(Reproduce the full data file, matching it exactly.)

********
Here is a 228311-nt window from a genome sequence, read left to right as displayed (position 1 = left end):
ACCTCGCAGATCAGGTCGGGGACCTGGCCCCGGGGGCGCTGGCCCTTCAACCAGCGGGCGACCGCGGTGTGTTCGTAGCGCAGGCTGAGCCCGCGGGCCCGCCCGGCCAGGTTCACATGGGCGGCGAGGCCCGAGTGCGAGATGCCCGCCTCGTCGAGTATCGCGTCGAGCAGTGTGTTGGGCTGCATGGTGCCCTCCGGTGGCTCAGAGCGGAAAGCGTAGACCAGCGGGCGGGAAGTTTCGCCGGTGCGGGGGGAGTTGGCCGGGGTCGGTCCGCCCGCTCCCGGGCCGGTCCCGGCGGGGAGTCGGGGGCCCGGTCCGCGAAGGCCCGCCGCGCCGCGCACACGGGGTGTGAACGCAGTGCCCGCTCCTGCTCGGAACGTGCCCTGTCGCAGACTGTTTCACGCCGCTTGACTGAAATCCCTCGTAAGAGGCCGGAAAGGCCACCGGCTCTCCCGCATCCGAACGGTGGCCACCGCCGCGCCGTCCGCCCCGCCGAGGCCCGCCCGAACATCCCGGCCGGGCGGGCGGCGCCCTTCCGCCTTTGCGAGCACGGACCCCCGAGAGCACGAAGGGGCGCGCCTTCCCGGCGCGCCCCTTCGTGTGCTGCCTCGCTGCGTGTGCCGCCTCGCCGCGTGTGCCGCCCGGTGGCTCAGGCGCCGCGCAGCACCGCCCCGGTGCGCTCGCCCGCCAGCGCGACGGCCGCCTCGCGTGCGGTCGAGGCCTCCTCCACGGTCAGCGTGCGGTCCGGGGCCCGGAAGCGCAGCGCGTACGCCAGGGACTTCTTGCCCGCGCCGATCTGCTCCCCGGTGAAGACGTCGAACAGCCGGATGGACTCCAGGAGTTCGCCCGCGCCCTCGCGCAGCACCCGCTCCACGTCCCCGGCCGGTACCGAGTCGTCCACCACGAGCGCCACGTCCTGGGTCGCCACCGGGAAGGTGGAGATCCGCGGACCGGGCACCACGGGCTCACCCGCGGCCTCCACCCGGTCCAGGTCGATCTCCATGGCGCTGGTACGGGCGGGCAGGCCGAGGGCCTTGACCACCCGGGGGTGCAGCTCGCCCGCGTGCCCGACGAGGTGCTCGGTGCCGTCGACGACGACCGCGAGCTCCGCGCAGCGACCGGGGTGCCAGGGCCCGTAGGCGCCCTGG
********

Here is a 228311-nt window from a genome sequence, read left to right as displayed (position 1 = left end):
ACCTCGCAGATCAGGTCGGGGACCTGGCCCCGGGGGCGCTGGCCCTTCAACCAGCGGGCGACCGCGGTGTGTTCGTAGCGCAGGCTGAGCCCGCGGGCCCGCCCGGCCAGGTTCACATGGGCGGCGAGGCCCGAGTGCGAGATGCCCGCCTCGTCGAGTATCGCGTCGAGCAGTGTGTTGGGCTGCATGGTGCCCTCCGGTGGCTCAGAGCGGAAAGCGTAGACCAGCGGGCGGGAAGTTTCGCCGGTGCGGGGGGAGTTGGCCGGGGTCGGTCCGCCCGCTCCCGGGCCGGTCCCGGCGGGGAGTCGGGGGCCCGGTCCGCGAAGGCCCGCCGCGCCGCGCACACGGGGTGTGAACGCAGTGCCCGCTCCTGCTCGGAACGTGCCCTGTCGCAGACTGTTTCACGCCGCTTGACTGAAATCCCTCGTAAGAGGCCGGAAAGGCCACCGGCTCTCCCGCATCCGAACGGTGGCCACCGCCGCGCCGTCCGCCCCGCCGAGGCCCGCCCGAACATCCCGGCCGGGCGGGCGGCGCCCTTCCGCCTTTGCGAGCACGGACCCCCGAGAGCACGAAGGGGCGCGCCTTCCCGGCGCGCCCCTTCGTGTGCTGCCTCGCTGCGTGTGCCGCCTCGCCGCGTGTGCCGCCCGGTGGCTCAGGCGCCGCGCAGCACCGCCCCGGTGCGCTCGCCCGCCAGCGCGACGGCCGCCTCGCGTGCGGTCGAGGCCTCCTCCACGGTCAGCGTGCGGTCCGGGGCCCGGAAGCGCAGCGCGTACGCCAGGGACTTCTTGCCCGCGCCGATCTGCTCCCCGGTGAAGACGTCGAACAGCCGGATGGACTCCAGGAGTTCGCCCGCGCCCTCGCGCAGCACCCGCTCCACGTCCCCGGCCGGTACCGAGTCGTCCACCACGAGCGCCACGTCCTGGGTCGCCACCGGGAAGGTGGAGATCCGCGGACCGGGCACCACGGGCTCACCCGCGGCCTCCACCCGGTCCAGGTCGATCTCCATGGCGCTGGTACGGGCGGGCAGGCCGAGGGCCTTGACCACCCGGGGGTGCAGCTCGCCCGCGTGCCCGACGAGGTGCTCGGTGCCGTCGACGACGACCGCGAGCTCCGCGCAGCGACCGGGGTGCCAGGGCCCGTAGGCGCCCTGG